Should cities mandate bicycle parking with developments? 43:46
There was some disagreement in this segment!
Tony: "I have a hot take, which is I don't know if I like minimum parking requirements on bike parking requirements in new apartments. But I do think there was an old idea of using district parking back, I think, 20 years ago European cities would collect money and build district parking and set for cars. And I think that's a great model we should do for bikes. We should have public staffed bike parking and even logistical drop off centers for you know, so I think we need more bike parking clearly, but I think more public than just cramped bike rooms."
Martha: "Wait. You don't want minimum bike parking?"
John: " I'm going to make this a hot take in the opposite direction … Minimum bike parking it on new developments. So one space per unit plus a certain number of guest spaces per number of units, absolutely has to happen in an indoor locked facility in the building. We require that by the way…. We also are revising our design guidelines … to make it more accessible to modern bicycling practices, which include e bikes, which are hard to lift into vertical racks, which include bikes that have cargo bikes, bikes that have carriers, making sure we have space for people who have mobility limitations who prefer trikes. So there's bike diversity that has to be accommodated. … But I would also just add that in the public space, there is an obligation to put visible outdoor bike lockers, right, because one of the biggest deterrents from people biking is they don't want to make an investment in something that will get stolen."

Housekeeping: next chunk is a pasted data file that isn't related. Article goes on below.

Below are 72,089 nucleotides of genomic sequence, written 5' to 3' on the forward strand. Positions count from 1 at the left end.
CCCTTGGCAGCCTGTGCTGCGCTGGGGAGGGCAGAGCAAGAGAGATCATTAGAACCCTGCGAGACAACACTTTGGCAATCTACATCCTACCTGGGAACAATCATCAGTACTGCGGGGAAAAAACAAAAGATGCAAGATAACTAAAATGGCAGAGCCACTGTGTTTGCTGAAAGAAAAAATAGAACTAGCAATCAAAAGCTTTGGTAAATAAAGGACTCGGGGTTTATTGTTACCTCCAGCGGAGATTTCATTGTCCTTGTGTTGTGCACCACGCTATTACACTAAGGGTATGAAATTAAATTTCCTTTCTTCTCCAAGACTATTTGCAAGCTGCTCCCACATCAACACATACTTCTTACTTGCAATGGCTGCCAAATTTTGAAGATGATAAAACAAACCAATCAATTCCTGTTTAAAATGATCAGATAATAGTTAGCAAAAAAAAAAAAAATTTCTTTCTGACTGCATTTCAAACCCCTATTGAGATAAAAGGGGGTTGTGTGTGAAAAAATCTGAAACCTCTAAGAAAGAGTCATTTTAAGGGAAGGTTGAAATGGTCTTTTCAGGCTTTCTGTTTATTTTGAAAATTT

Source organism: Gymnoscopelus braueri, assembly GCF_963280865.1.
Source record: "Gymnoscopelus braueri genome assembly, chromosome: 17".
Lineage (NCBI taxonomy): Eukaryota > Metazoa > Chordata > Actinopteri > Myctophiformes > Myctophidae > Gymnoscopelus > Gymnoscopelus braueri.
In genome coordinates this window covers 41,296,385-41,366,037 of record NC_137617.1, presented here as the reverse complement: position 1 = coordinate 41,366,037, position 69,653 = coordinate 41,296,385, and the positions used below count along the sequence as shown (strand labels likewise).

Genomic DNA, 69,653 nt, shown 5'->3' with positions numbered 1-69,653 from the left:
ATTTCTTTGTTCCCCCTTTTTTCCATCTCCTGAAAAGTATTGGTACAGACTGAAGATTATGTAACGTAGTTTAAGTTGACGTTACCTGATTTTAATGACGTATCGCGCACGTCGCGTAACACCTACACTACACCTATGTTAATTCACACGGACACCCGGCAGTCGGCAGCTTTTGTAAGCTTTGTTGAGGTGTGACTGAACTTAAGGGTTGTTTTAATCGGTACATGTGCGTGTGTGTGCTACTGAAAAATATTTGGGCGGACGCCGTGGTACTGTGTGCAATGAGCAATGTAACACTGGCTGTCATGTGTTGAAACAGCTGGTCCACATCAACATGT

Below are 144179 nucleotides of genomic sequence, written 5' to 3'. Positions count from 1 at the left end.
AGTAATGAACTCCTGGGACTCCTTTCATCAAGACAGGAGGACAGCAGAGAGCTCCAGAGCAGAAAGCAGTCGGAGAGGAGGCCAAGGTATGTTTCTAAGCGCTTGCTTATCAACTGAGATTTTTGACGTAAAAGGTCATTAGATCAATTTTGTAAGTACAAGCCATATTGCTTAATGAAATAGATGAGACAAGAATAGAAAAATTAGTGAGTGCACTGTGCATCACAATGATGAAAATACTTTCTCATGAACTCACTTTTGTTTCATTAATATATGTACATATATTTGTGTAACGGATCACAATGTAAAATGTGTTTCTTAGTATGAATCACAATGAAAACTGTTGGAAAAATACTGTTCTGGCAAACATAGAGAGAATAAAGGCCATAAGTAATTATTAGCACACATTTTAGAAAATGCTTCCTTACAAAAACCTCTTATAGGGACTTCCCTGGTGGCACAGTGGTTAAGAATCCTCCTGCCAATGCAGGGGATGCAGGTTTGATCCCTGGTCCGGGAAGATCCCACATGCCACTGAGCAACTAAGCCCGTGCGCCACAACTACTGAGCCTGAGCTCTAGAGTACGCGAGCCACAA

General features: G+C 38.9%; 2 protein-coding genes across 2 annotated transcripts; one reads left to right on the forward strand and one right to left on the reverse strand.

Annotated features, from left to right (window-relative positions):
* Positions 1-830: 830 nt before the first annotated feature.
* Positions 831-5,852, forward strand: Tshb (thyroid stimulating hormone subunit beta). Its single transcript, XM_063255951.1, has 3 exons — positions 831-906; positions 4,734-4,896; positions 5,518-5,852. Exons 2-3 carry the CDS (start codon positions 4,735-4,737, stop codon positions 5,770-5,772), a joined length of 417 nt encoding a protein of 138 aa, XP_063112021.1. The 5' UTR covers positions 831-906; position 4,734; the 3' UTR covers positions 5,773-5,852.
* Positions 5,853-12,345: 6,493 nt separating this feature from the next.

Heading off objections to parking reform 46:11
A question in the Q and A session asked how to proactively avoid getting people upset about parking changes.
Tony: "Don't act like it's a problem to start with. I've seen a lot of planners go in acting apologetic, and I think that planners should go in acting like that's the right thing to do and not be that scared."
Leah: "Use the parking rent of revenue for things people want."
Catie: "If you're circling, looking for parking for 10 minutes, it is not your problem for being mad about that. That's the city's problem for not managing parking. … It should be a thing we should strive for to say there's always an empty spot on the block. This is not a wild unachievable dream is totally possible."
The full session is on Youtube.
You can also listen to the discussion here: